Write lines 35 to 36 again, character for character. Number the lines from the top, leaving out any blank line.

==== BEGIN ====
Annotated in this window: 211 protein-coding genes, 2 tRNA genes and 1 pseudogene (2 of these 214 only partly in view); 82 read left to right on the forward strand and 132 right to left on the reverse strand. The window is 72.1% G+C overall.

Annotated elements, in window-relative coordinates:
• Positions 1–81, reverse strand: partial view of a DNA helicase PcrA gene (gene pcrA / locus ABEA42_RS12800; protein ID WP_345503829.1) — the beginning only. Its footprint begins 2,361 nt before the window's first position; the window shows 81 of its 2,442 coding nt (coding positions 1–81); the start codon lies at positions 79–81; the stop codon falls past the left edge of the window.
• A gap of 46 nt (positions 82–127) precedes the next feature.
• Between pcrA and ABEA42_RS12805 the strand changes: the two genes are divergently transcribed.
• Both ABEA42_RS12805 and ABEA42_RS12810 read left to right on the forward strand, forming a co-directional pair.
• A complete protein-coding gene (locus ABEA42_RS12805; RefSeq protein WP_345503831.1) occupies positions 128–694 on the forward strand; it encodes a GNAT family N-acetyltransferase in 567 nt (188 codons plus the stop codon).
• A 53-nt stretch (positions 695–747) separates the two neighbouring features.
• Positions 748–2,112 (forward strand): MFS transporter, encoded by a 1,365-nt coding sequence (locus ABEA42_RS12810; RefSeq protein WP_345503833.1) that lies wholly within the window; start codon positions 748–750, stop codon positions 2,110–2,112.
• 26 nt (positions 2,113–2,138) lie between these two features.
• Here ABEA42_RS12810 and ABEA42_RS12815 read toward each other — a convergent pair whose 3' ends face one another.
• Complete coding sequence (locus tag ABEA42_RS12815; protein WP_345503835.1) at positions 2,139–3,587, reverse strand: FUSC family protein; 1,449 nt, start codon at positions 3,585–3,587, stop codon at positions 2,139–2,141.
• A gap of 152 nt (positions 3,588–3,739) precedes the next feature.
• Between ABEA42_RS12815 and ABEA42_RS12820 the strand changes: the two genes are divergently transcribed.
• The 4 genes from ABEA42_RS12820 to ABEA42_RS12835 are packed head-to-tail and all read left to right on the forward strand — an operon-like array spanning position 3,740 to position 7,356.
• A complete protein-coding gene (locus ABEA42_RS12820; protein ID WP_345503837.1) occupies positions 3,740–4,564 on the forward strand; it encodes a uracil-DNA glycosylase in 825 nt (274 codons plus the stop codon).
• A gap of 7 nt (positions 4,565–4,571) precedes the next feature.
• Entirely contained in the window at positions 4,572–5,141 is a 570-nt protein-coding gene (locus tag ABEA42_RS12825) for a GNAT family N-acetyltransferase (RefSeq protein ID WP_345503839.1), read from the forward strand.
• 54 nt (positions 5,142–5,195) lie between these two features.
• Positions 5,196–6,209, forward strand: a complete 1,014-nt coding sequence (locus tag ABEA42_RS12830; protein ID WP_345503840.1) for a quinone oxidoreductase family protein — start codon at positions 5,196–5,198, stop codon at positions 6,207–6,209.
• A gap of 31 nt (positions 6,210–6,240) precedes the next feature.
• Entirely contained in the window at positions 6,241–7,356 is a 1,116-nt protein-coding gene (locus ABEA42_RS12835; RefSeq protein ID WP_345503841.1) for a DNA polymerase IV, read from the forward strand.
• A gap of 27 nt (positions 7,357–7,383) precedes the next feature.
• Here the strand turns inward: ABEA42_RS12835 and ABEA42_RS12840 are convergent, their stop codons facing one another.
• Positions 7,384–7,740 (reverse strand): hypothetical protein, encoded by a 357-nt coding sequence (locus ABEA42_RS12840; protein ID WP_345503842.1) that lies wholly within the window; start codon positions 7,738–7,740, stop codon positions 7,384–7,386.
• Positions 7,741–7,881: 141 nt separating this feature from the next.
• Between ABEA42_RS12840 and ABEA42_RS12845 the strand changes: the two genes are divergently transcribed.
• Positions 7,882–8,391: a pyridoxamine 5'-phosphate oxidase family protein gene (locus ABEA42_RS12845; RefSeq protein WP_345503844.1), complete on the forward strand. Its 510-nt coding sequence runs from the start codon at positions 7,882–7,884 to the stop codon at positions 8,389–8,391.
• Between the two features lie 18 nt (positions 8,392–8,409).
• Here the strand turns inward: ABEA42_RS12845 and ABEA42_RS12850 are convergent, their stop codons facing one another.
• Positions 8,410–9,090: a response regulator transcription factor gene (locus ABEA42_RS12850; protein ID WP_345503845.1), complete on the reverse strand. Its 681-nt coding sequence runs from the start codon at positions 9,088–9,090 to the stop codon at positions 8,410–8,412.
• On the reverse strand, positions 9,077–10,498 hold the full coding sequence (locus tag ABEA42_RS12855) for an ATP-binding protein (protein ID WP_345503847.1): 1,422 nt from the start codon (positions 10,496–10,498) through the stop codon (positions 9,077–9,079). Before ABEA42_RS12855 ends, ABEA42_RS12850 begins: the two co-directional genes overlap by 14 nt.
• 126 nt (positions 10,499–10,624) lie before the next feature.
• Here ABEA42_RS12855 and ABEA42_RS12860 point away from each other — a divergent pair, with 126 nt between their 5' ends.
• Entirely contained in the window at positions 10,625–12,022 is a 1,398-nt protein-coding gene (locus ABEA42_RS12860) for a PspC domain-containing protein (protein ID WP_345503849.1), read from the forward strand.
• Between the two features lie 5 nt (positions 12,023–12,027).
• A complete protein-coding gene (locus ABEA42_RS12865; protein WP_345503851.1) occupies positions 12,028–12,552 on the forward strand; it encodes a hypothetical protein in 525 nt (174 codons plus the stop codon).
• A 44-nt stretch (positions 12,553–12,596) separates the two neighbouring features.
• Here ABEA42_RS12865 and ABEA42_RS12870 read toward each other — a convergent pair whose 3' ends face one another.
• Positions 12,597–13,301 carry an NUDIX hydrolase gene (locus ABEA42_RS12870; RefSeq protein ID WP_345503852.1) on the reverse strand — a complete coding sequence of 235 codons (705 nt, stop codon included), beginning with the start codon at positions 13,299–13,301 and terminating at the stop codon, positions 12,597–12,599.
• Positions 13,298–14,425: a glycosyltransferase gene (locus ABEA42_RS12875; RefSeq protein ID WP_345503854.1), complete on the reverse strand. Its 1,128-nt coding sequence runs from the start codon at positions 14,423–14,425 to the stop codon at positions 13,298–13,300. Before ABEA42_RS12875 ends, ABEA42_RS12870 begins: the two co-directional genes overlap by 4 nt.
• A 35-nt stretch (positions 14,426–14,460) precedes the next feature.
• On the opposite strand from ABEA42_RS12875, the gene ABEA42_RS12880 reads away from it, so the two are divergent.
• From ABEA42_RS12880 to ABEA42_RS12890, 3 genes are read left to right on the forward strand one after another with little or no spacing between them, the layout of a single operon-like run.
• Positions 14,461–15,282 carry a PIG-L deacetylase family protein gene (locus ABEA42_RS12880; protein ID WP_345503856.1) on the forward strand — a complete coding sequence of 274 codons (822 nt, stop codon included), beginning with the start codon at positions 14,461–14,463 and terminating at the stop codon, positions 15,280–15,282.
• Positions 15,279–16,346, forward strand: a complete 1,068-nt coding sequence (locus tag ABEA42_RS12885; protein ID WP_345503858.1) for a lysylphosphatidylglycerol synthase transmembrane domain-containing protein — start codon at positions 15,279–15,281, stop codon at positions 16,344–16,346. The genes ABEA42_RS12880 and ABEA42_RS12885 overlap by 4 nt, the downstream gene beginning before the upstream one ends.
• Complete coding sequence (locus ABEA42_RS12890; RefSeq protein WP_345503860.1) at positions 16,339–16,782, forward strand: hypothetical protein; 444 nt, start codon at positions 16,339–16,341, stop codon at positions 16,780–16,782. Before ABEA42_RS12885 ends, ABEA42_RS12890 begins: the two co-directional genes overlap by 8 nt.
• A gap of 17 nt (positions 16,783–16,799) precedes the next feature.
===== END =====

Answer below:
• Entirely contained in the window at positions 10,625–12,022 is a 1,398-nt protein-coding gene (locus ABEA42_RS12860) for a PspC domain-containing protein (protein ID WP_345503849.1), read from the forward strand.
• Between the two features lie 5 nt (positions 12,023–12,027).